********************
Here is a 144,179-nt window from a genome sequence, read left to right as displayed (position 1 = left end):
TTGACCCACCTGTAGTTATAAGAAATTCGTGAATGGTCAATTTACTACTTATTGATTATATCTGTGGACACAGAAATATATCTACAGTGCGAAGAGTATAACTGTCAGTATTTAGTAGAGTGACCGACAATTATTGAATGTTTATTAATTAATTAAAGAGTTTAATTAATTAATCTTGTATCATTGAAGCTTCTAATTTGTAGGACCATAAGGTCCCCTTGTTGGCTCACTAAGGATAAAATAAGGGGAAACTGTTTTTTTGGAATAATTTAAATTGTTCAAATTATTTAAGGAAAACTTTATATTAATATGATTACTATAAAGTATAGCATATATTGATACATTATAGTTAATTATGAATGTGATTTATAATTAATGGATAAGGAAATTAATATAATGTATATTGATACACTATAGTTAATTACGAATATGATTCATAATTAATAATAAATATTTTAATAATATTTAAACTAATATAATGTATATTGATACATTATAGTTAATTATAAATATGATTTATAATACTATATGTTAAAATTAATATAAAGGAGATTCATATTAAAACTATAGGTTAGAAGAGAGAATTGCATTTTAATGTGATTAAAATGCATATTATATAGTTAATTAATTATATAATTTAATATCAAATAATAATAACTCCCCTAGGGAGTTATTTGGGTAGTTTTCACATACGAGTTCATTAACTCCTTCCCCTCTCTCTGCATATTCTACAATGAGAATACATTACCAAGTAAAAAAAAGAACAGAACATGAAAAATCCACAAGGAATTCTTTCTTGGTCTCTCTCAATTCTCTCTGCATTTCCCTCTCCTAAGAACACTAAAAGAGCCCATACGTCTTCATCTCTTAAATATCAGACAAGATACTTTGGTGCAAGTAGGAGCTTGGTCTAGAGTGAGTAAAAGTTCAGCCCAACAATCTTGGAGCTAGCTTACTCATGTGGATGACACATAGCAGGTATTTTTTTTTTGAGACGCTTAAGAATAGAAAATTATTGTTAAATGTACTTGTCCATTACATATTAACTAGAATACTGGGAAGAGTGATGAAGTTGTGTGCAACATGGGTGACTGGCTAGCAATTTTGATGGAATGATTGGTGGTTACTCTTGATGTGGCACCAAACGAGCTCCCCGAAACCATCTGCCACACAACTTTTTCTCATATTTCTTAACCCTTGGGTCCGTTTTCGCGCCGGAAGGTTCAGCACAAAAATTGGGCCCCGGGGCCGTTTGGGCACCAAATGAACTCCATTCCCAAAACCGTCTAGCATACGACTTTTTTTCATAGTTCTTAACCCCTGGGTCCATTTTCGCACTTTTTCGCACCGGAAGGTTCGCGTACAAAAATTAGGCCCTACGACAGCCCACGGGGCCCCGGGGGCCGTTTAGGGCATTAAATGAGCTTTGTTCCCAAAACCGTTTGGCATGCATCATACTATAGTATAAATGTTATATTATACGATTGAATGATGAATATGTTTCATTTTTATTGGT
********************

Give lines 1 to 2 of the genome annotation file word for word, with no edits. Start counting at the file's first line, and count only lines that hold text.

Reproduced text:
Here is a 144,179-nt window from a genome sequence, read left to right as displayed (position 1 = left end):
TTGACCCACCTGTAGTTATAAGAAATTCGTGAATGGTCAATTTACTACTTATTGATTATATCTGTGGACACAGAAATATATCTACAGTGCGAAGAGTATAACTGTCAGTATTTAGTAGAGTGACCGACAATTATTGAATGTTTATTAATTAATTAAAGAGTTTAATTAATTAATCTTGTATCATTGAAGCTTCTAATTTGTAGGACCATAAGGTCCCCTTGTTGGCTCACTAAGGATAAAATAAGGGGAAACTGTTTTTTTGGAATAATTTAAATTGTTCAAATTATTTAAGGAAAACTTTATATTAATATGATTACTATAAAGTATAGCATATATTGATACATTATAGTTAATTATGAATGTGATTTATAATTAATGGATAAGGAAATTAATATAATGTATATTGATACACTATAGTTAATTACGAATATGATTCATAATTAATAATAAATATTTTAATAATATTTAAACTAATATAATGTATATTGATACATTATAGTTAATTATAAATATGATTTATAATACTATATGTTAAAATTAATATAAAGGAGATTCATATTAAAACTATAGGTTAGAAGAGAGAATTGCATTTTAATGTGATTAAAATGCATATTATATAGTTAATTAATTATATAATTTAATATCAAATAATAATAACTCCCCTAGGGAGTTATTTGGGTAGTTTTCACATACGAGTTCATTAACTCCTTCCCCTCTCTCTGCATATTCTACAATGAGAATACATTACCAAGTAAAAAAAAGAACAGAACATGAAAAATCCACAAGGAATTCTTTCTTGGTCTCTCTCAATTCTCTCTGCATTTCCCTCTCCTAAGAACACTAAAAGAGCCCATACGTCTTCATCTCTTAAATATCAGACAAGATACTTTGGTGCAAGTAGGAGCTTGGTCTAGAGTGAGTAAAAGTTCAGCCCAACAATCTTGGAGCTAGCTTACTCATGTGGATGACACATAGCAGGTATTTTTTTTTTGAGACGCTTAAGAATAGAAAATTATTGTTAAATGTACTTGTCCATTACATATTAACTAGAATACTGGGAAGAGTGATGAAGTTGTGTGCAACATGGGTGACTGGCTAGCAATTTTGATGGAATGATTGGTGGTTACTCTTGATGTGGCACCAAACGAGCTCCCCGAAACCATCTGCCACACAACTTTTTCTCATATTTCTTAACCCTTGGGTCCGTTTTCGCGCCGGAAGGTTCAGCACAAAAATTGGGCCCCGGGGCCGTTTGGGCACCAAATGAACTCCATTCCCAAAACCGTCTAGCATACGACTTTTTTTCATAGTTCTTAACCCCTGGGTCCATTTTCGCACTTTTTCGCACCGGAAGGTTCGCGTACAAAAATTAGGCCCTACGACAGCCCACGGGGCCCCGGGGGCCGTTTAGGGCATTAAATGAGCTTTGTTCCCAAAACCGTTTGGCATGCATCATACTATAGTATAAATGTTATATTATACGATTGAATGATGAATATGTTTCATTTTTATTGGT